Rajkumar Soni's story is no different from Anupam Kher's reel-life portrayal of an elderly man in Saaransh — running from pillar to post to get his son's remains, says a report in DNA, Mumbai.
Frustrated and dejected, Kher, who played the role of retired teacher, finally gets the help of chief minister who turns out to be his student. However, a small-time businessman Soni had no one to help him.
In May last year, already shattered on hearing of his son Rahul's death, Soni was devastated when told by the police that they had already cremated his child.
However, the policemen immediately changed their stance when he asked for the remains of his son. "When I asked them for the address of the crematorium to collect the ashes; they said that the body was given to a private college for medical experiments," — Soni's voice choked as he narrated his traumatic experience to mediapersons in Jaipur on Monday.
He received the final blow when he approached the private medical college to claim the body. "They asked me to pay Rs16,000, which according to them, was the money spent on embalming the body," he said.
"My son's name was tattooed on his hand. He was a local. The police knew he had gone missing. Yet, they made no effort to find the relatives after he died. Within minutes of the post-mortem, they illegally handed over the body to a private college for experiments," he said.
Soni said the hospital handed over his son's body only after he promised them to pay the money after cremating his son. However, later the hospital authorities didn't have courage to go to him and ask for the money.
"I kept thinking that they (police) must have done the same thing to other people as well. And this enraged me so much that I decided to bring out the truth. I want them to be punished for their greed, which made them stoop so low as to trade in bodies," he said.
For the next nine months, Soni filed a series of applications to find out what the police had done with unidentified bodies. The replies revealed that at least 26 bodies had been given to hospitals by the police for conducting experiments.
Bones taken out of a dead body sell at a premium in the grey market. The biggest buyers are medical students who keep them as osteology specimens for their studies.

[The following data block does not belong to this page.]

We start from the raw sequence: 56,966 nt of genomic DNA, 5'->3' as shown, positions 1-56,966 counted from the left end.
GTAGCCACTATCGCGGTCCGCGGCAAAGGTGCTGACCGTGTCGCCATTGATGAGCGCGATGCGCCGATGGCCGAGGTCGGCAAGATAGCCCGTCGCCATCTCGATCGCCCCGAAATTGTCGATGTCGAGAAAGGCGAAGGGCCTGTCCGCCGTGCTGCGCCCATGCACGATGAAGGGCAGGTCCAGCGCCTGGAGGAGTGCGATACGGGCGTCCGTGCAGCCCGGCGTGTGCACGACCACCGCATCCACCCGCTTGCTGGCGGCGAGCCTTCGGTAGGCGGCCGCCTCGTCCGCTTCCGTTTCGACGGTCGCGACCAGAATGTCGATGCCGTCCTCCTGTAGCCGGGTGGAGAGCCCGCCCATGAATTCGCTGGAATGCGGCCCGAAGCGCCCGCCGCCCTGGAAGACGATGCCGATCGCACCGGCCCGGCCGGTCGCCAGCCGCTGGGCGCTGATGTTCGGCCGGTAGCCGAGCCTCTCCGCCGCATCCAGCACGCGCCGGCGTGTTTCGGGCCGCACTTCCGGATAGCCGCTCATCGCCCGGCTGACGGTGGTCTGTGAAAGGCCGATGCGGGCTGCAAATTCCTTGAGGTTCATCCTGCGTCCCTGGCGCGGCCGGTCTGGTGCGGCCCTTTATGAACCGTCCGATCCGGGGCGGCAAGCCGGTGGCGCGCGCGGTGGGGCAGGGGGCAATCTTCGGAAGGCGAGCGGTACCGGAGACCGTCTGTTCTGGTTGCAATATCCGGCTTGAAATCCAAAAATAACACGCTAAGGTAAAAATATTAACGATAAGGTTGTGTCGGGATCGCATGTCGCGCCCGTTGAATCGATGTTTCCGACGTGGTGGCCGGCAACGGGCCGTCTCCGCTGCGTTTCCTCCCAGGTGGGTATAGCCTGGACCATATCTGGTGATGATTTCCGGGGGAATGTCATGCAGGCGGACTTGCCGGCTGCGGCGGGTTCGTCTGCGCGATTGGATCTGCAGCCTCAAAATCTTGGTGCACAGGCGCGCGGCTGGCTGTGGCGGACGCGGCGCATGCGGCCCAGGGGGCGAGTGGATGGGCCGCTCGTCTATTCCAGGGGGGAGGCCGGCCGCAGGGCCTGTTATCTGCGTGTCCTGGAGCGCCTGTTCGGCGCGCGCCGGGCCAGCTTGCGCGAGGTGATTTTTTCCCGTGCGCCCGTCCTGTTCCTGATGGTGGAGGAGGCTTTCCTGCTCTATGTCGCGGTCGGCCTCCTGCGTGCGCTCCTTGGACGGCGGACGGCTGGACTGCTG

Each part of the human skeleton has a price. A segment of the vertebra comes at nearly Rs500. And the entire skeleton with the skull fetches not less than Rs25,000.
According to experts, students of osteology as a subject in Anatomy are the largest customers of bones that may have originated from these unclaimed bodies.
In foreign countries, medical students use fibre or virtual model of the human skeleton and bone specimens but they are very expensive and medical students in India are still using real bone specimens.
A medical college needs around a dozen bodies for the anatomical studies every year but the demand for bone specimen is much higher including that in dental colleges.
"A medical student keeps bones and skeletons for the purpose of study. Earlier, most of these specimens used to come from Kolkata but now Jalandhar and Agra have also become major centres for supply of these bone specimens," a senior doctor with SMS Hospital said.
Another medical expert said that there is a clear gap in the supply and demand of bone specimens in the country and chances are that the demand from medical students for bone specimens is met from the unclaimed bodies across the country.
"The procedure of procuring the bones from the bodies is not easy. Bodies have to be buried in the earth for decomposition for a few months and then they are cleaned up before being supplied in the market," a forensic expert said.
"Bone specimens are important part of our study and we borrow these from our seniors also. But, many students prefer to keep their own specimen and it is therefore, a huge market," a medical student told DNA on condition of anonymity. But, he said that students are not aware where these bones come from in the market.